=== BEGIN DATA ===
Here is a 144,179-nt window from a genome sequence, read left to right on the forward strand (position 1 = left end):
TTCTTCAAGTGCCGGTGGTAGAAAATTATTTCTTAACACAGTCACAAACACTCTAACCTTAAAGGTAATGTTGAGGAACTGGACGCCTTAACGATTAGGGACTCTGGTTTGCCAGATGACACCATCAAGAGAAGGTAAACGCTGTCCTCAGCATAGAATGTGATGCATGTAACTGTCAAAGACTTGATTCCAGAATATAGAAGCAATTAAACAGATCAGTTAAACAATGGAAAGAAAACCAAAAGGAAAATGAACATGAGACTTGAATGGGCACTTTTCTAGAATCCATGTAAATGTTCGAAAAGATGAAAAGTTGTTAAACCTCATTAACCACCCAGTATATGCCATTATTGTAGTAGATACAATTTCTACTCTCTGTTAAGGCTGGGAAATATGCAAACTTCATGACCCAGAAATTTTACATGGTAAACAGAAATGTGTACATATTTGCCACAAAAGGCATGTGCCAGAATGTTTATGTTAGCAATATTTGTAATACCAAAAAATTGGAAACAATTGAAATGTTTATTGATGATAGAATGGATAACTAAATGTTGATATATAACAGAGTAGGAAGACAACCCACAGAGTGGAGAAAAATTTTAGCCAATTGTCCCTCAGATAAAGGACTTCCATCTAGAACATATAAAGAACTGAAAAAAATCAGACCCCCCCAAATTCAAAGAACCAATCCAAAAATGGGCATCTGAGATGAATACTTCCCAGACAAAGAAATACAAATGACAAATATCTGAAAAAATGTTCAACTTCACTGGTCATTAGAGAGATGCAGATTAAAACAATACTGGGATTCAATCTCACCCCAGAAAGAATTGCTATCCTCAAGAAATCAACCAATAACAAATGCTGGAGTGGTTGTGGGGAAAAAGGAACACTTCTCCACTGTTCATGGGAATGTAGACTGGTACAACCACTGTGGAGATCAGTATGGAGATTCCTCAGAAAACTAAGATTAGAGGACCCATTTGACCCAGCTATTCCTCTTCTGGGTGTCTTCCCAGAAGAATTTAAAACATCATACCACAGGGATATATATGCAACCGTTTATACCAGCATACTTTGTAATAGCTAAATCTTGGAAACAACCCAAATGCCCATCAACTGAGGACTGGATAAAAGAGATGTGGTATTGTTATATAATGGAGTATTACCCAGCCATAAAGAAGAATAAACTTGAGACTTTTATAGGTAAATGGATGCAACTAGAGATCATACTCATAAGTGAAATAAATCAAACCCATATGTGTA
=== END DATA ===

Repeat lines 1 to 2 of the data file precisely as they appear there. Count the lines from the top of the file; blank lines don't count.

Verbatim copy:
Here is a 144,179-nt window from a genome sequence, read left to right on the forward strand (position 1 = left end):
TTCTTCAAGTGCCGGTGGTAGAAAATTATTTCTTAACACAGTCACAAACACTCTAACCTTAAAGGTAATGTTGAGGAACTGGACGCCTTAACGATTAGGGACTCTGGTTTGCCAGATGACACCATCAAGAGAAGGTAAACGCTGTCCTCAGCATAGAATGTGATGCATGTAACTGTCAAAGACTTGATTCCAGAATATAGAAGCAATTAAACAGATCAGTTAAACAATGGAAAGAAAACCAAAAGGAAAATGAACATGAGACTTGAATGGGCACTTTTCTAGAATCCATGTAAATGTTCGAAAAGATGAAAAGTTGTTAAACCTCATTAACCACCCAGTATATGCCATTATTGTAGTAGATACAATTTCTACTCTCTGTTAAGGCTGGGAAATATGCAAACTTCATGACCCAGAAATTTTACATGGTAAACAGAAATGTGTACATATTTGCCACAAAAGGCATGTGCCAGAATGTTTATGTTAGCAATATTTGTAATACCAAAAAATTGGAAACAATTGAAATGTTTATTGATGATAGAATGGATAACTAAATGTTGATATATAACAGAGTAGGAAGACAACCCACAGAGTGGAGAAAAATTTTAGCCAATTGTCCCTCAGATAAAGGACTTCCATCTAGAACATATAAAGAACTGAAAAAAATCAGACCCCCCCAAATTCAAAGAACCAATCCAAAAATGGGCATCTGAGATGAATACTTCCCAGACAAAGAAATACAAATGACAAATATCTGAAAAAATGTTCAACTTCACTGGTCATTAGAGAGATGCAGATTAAAACAATACTGGGATTCAATCTCACCCCAGAAAGAATTGCTATCCTCAAGAAATCAACCAATAACAAATGCTGGAGTGGTTGTGGGGAAAAAGGAACACTTCTCCACTGTTCATGGGAATGTAGACTGGTACAACCACTGTGGAGATCAGTATGGAGATTCCTCAGAAAACTAAGATTAGAGGACCCATTTGACCCAGCTATTCCTCTTCTGGGTGTCTTCCCAGAAGAATTTAAAACATCATACCACAGGGATATATATGCAACCGTTTATACCAGCATACTTTGTAATAGCTAAATCTTGGAAACAACCCAAATGCCCATCAACTGAGGACTGGATAAAAGAGATGTGGTATTGTTATATAATGGAGTATTACCCAGCCATAAAGAAGAATAAACTTGAGACTTTTATAGGTAAATGGATGCAACTAGAGATCATACTCATAAGTGAAATAAATCAAACCCATATGTGTA